Aussie ex-judge says Anwar’s trial ‘unusual’

COMMENT In his foreword to Mark Trowell’s latest book, ‘The Prosecution of Anwar Ibrahim – the Final Play’, Michael Kirby described the decision to substitute former opposition leader Anwar Ibrahim’s acquittal with a conviction of the sodomy crime as an “unusual in legal process.”

“Judicial lightning could, it seems, strike twice,” the former Australian High Court judge wrote in the 24-page foreword.

Kirby is no stranger to the state of the judiciary in Malaysia. He has been following the developments in the Malaysian judiciary for at least the past two decades.

Back in 1989, when former Lord President of the Federal Courts of Malaysia Mohamed Salleh Abas published his book ‘May Day for Justice’, the 79-year-old former president of the International Commission of Jurists (ICJ) had also written the foreword.

Therefore, it is clear from the way he wrote and watching from Down Under, Kirby (left in photo) is deeply engaged emotionally with the current development in Malaysian judiciary.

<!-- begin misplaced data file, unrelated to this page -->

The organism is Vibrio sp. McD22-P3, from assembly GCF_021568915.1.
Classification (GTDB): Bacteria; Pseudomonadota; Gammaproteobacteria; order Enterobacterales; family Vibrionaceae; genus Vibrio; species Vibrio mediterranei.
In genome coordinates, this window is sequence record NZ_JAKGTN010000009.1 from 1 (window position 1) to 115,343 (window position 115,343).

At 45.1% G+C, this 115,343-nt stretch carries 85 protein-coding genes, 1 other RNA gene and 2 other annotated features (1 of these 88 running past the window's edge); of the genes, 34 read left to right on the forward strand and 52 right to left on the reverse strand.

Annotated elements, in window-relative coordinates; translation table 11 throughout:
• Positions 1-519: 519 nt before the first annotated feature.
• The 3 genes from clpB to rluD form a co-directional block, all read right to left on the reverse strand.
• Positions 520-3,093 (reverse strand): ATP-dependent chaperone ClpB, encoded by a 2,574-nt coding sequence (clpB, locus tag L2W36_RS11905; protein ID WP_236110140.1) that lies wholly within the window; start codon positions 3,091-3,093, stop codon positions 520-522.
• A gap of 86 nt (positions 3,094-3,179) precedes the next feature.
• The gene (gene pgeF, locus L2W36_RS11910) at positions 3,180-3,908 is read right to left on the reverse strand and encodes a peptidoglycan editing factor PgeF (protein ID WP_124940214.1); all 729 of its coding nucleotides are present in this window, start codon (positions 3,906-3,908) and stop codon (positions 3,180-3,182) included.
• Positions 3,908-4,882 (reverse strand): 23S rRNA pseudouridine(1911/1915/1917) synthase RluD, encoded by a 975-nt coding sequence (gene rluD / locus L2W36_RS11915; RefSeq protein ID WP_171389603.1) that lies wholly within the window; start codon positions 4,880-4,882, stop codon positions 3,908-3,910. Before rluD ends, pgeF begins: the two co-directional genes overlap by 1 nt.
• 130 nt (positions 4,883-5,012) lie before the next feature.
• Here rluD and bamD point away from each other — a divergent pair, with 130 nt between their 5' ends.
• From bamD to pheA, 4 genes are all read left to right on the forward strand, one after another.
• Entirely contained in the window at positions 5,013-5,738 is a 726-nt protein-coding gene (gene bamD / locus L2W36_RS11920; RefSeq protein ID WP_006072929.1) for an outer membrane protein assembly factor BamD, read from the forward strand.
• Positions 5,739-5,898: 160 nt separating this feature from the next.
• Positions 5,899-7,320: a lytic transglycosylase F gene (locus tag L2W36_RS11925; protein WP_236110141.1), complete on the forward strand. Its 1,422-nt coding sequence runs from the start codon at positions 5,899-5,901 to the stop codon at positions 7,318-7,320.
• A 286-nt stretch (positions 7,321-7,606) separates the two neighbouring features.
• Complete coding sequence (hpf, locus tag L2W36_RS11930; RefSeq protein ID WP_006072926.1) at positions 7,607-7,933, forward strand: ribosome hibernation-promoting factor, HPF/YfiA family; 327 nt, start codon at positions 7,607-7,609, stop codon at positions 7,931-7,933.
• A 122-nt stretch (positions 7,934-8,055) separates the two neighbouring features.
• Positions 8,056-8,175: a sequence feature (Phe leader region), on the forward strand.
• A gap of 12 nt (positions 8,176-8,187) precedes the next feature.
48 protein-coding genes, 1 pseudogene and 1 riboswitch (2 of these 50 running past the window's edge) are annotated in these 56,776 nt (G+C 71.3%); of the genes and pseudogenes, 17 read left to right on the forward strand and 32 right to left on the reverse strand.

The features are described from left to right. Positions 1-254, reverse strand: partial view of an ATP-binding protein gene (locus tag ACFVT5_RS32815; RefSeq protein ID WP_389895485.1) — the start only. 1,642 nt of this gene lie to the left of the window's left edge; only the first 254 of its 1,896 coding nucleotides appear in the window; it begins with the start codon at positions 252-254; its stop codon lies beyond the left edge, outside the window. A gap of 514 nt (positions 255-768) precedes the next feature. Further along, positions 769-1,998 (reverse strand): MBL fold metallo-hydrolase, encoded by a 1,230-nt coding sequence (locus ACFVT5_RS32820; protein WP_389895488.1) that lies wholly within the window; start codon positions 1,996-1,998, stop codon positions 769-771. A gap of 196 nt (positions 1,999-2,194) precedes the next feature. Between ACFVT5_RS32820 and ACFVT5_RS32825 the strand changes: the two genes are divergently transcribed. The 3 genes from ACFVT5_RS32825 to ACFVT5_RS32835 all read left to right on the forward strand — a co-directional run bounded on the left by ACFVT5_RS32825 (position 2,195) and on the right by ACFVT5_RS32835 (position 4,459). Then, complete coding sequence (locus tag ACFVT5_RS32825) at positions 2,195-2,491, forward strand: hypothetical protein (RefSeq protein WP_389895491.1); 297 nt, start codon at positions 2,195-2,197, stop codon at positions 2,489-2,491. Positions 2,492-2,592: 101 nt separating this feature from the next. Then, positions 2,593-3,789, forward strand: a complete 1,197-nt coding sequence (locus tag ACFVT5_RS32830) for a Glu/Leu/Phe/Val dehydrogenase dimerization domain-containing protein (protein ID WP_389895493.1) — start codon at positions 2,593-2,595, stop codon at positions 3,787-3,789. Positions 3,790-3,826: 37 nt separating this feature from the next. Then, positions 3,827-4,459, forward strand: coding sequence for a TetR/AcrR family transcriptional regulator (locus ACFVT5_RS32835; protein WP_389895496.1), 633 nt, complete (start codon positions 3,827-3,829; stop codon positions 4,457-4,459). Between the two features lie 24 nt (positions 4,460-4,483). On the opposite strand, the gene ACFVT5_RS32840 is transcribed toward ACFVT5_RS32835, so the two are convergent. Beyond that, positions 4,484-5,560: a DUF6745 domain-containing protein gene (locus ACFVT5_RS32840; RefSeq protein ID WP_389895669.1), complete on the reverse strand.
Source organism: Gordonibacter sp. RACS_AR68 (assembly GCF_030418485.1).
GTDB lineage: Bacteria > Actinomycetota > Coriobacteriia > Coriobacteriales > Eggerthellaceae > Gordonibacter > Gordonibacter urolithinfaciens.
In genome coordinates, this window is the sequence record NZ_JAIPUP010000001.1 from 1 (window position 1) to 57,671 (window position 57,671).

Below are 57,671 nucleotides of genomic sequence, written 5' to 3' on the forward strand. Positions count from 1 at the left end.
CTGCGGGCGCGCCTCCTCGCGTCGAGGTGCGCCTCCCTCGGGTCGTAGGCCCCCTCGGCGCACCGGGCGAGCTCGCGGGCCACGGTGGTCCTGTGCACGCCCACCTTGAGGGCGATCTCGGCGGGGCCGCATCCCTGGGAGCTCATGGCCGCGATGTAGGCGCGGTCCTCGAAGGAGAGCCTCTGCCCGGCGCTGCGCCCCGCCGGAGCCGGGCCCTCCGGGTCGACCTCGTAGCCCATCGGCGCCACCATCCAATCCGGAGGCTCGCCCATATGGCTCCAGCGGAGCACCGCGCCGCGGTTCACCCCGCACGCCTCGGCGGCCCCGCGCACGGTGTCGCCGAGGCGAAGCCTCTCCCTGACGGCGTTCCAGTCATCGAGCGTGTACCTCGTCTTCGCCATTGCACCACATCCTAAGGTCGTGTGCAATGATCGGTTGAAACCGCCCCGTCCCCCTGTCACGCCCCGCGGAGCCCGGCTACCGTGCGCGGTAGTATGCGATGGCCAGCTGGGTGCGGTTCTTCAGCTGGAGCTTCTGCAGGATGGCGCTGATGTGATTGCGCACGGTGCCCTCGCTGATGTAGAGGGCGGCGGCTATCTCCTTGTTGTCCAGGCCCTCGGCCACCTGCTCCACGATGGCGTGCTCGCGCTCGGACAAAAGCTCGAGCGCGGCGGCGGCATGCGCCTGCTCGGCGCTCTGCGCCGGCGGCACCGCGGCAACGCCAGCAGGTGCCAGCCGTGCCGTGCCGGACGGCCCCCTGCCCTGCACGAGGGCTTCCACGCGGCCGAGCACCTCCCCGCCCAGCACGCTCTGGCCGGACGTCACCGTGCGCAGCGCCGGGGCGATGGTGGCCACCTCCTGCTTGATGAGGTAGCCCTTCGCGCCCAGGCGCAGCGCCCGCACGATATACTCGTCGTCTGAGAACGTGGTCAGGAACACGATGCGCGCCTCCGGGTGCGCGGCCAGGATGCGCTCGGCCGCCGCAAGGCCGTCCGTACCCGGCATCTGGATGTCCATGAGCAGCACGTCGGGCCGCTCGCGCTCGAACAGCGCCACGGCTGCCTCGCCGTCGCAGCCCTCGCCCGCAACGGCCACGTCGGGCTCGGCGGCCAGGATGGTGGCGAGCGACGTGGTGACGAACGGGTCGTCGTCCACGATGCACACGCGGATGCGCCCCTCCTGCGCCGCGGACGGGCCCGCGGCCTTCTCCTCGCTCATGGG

In this latest foreword, he immediately pointed the reader to a number of other international observers who were present at the Federal Court when it sentenced Anwar to a five-year jail term in February this year, as if to say that he was not the only concerned about the miscarriage of the trial, though it was not clearly stated throughout his writing.

Among them, he said, was one distinguished former Australian judge and a commissioner of the ICJ, Elizabeth Evatt, who wrote that the court’s reversal of the acquittal as “an approach wherein the burden was on Anwar Ibrahim to prove that he had a credible defence, rather than raising reasonable doubt reasonable doubt as to the prosecution’s case.”

Kirby’s foreword, typical of a judge who is meticulous and analytical in his writing, carried a story of his personal encounters with president Nelson Mandela, which I thought were the right settings for Trowell’s second book on Anwar’s Sodomy II case.

He put it so succinctly, explaining “why the principle of open justice is so important”.

“It is why, in today’s world of global news, the commitment to open justice often demands the opportunity for outside scrutiny, lest local passions add to the dangers of miscarriage and to the risk of injustice,” Kirby argued.

Aussie ex-judge says Anwar’s trial ‘unusual’
20/9/15 – Malaysiakini
Stephen Ng


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